Mary Anne: A threshold question here is who and what is being protected by the Section 230 status quo. Tech companies are certainly reaping the benefits, as are individuals who enjoy the freedom to harass, threaten, and organize violence against groups they do not like with no consequences. This status quo isn’t particularly protective of those targeted by intimidation and exploitation, who are overwhelmingly women, racial minorities, and sexual minorities. So while it is likely that the most privileged beneficiaries of the current system might find themselves in a somewhat less advantageous position if the system were changed, Section 230 reform done correctly has the potential to allow other individuals to escape from life-destroying abuse that currently silences their speech, drives them out of their careers, and inhibits their participation in society.

Allie: President Biden and many in Congress have called for or proposed legislation reforming the law. Do you think the law should be reformed? If so, what changes would you make?

Daphne: I think there are a lot of obvious knobs and dials that lawmakers can use to change laws like Section 230, and there are a lot of potentially useful lessons from models like the new Digital Services Act (DSA) in the European Union (EU). But Congress doesn’t seem interested in applying those lessons. Instead, we keep getting reckless bills like the Eliminating Abusive and Rampant Neglect of Interactive Technologies (EARN IT) Act—which tackles the immensely important problem of online child abuse material, but does so in ways that fundamentally undermine privacy and security online for everyone.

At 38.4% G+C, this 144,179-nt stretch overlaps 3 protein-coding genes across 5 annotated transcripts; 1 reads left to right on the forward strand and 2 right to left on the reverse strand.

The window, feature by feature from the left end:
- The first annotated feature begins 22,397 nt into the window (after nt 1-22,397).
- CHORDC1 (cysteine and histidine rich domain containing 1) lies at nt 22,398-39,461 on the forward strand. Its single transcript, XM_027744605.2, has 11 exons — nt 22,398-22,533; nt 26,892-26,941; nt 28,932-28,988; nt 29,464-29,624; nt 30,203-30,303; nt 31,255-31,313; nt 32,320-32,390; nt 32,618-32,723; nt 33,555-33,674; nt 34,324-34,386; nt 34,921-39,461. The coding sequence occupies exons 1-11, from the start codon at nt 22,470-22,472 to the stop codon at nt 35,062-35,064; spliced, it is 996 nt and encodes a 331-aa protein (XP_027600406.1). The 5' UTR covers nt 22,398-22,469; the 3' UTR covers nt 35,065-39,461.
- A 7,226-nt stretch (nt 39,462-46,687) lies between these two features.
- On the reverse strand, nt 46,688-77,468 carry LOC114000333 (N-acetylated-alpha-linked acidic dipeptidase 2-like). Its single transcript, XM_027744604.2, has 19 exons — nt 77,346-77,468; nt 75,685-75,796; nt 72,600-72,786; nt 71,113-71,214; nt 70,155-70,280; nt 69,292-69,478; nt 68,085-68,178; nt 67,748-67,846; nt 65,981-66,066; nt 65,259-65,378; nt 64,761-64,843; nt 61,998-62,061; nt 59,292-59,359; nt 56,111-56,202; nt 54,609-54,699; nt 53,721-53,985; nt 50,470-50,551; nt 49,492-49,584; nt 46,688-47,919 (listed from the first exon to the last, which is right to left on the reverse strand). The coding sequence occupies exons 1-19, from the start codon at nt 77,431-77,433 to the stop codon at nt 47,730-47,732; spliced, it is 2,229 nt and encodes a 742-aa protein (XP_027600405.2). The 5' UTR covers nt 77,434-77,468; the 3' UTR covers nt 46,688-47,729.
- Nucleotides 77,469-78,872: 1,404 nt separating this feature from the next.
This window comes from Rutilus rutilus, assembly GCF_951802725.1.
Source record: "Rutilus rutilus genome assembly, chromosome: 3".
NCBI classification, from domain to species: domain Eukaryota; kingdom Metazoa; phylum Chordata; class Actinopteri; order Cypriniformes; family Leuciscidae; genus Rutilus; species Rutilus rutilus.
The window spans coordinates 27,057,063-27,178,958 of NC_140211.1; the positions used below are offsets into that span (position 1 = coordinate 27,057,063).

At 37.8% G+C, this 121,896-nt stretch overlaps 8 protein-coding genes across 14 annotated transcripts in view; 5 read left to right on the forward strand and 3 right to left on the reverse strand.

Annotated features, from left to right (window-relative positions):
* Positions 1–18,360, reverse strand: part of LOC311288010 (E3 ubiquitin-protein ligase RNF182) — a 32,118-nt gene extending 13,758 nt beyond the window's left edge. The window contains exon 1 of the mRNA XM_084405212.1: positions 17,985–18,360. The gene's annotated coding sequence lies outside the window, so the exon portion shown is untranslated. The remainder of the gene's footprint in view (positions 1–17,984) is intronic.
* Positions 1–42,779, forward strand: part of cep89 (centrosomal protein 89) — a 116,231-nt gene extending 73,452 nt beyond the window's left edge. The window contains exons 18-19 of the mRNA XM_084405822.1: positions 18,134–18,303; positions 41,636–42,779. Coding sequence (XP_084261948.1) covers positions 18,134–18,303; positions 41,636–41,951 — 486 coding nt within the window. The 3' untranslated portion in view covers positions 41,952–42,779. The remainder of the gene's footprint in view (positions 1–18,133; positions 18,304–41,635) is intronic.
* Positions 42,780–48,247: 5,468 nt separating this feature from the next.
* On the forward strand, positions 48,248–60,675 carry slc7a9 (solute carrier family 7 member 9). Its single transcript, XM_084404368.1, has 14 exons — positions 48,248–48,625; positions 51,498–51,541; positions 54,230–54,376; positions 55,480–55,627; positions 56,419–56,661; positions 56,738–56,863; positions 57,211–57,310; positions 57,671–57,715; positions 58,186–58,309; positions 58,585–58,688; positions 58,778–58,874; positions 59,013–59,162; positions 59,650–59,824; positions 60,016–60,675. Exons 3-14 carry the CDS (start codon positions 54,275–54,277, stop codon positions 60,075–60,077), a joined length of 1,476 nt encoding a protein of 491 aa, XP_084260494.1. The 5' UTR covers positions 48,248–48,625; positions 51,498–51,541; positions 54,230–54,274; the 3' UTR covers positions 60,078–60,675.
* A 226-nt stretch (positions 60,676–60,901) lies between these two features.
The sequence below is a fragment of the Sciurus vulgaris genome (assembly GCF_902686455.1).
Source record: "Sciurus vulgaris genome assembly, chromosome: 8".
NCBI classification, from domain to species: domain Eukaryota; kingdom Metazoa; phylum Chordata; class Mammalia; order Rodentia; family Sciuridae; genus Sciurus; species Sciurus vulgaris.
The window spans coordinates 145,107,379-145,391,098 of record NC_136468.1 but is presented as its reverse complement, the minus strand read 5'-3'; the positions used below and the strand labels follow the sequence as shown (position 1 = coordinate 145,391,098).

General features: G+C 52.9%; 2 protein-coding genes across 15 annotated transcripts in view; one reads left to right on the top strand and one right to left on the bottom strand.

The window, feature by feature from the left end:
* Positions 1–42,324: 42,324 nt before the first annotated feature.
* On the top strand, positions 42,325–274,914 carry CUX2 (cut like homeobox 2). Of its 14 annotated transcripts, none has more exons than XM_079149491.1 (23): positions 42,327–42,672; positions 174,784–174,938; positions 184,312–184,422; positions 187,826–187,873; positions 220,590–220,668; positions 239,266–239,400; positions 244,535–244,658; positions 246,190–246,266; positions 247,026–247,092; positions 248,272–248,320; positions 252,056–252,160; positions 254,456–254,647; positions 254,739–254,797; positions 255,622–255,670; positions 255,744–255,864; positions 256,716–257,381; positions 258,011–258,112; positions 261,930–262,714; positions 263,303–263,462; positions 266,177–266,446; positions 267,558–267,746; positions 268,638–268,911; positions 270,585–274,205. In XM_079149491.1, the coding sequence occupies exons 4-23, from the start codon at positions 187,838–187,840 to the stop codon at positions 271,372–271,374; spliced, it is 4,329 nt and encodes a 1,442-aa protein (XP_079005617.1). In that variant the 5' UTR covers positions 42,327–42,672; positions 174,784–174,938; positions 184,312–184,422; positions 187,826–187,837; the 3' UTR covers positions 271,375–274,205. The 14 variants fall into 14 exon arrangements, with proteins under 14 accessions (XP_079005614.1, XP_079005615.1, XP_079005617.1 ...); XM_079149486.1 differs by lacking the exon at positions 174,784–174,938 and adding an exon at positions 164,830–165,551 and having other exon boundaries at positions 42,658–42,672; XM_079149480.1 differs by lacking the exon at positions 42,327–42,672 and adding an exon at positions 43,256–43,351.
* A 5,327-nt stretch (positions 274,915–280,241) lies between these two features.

Art: I think the support Section 230 once had is at a breaking point, as even those who back it will admit. Other intermediary immunity regimes globally are at similar junctures. In Brazil, that shift has been rapid: globally celebrated when it was enacted in 2014, Marco Civil da Internet has been under considerable pressure for reform since 2020. My current research agenda is centered on how Section 230 and regulation generally could be structured to empower users and communities.

Anupam: I think most of the proposals that I have seen would likely harm the ability of marginalized groups to speak, especially when they make claims of unjust treatment. I think Section 230 should be revised to make clear that it doesn’t protect against injunctions.

Mary Anne: If the Supreme Court fails to scale back the excessively broad interpretation of Section 230 that has taken hold in the courts, Congress should take up the responsibility of amending Section 230 to clarify its purpose and foreclose interpretations that render the statute incoherent. At a minimum, this requires two specific changes: amending the statute to make clear that interactive computer service providers that demonstrate deliberate indifference to harmful content are ineligible for immunity; and making clear that the law’s protections apply only to speech. To accomplish the first change, Section 230 (c)(1) should be amended to state that providers or users of interactive computer services cannot be treated as the publisher or speaker of speech wholly provided by another information content provider, unless such provider or user intentionally encourages, solicits, or generates revenue from the speech, or exhibits deliberate indifference to harm caused by that speech. To accomplish the second change, the word “information” in Section 230 (c)(1) should be replaced with the word “speech,” to put all parties in a Section 230 case on notice that the classification of the content at issue as protected speech cannot be assumed, but instead must be demonstrated.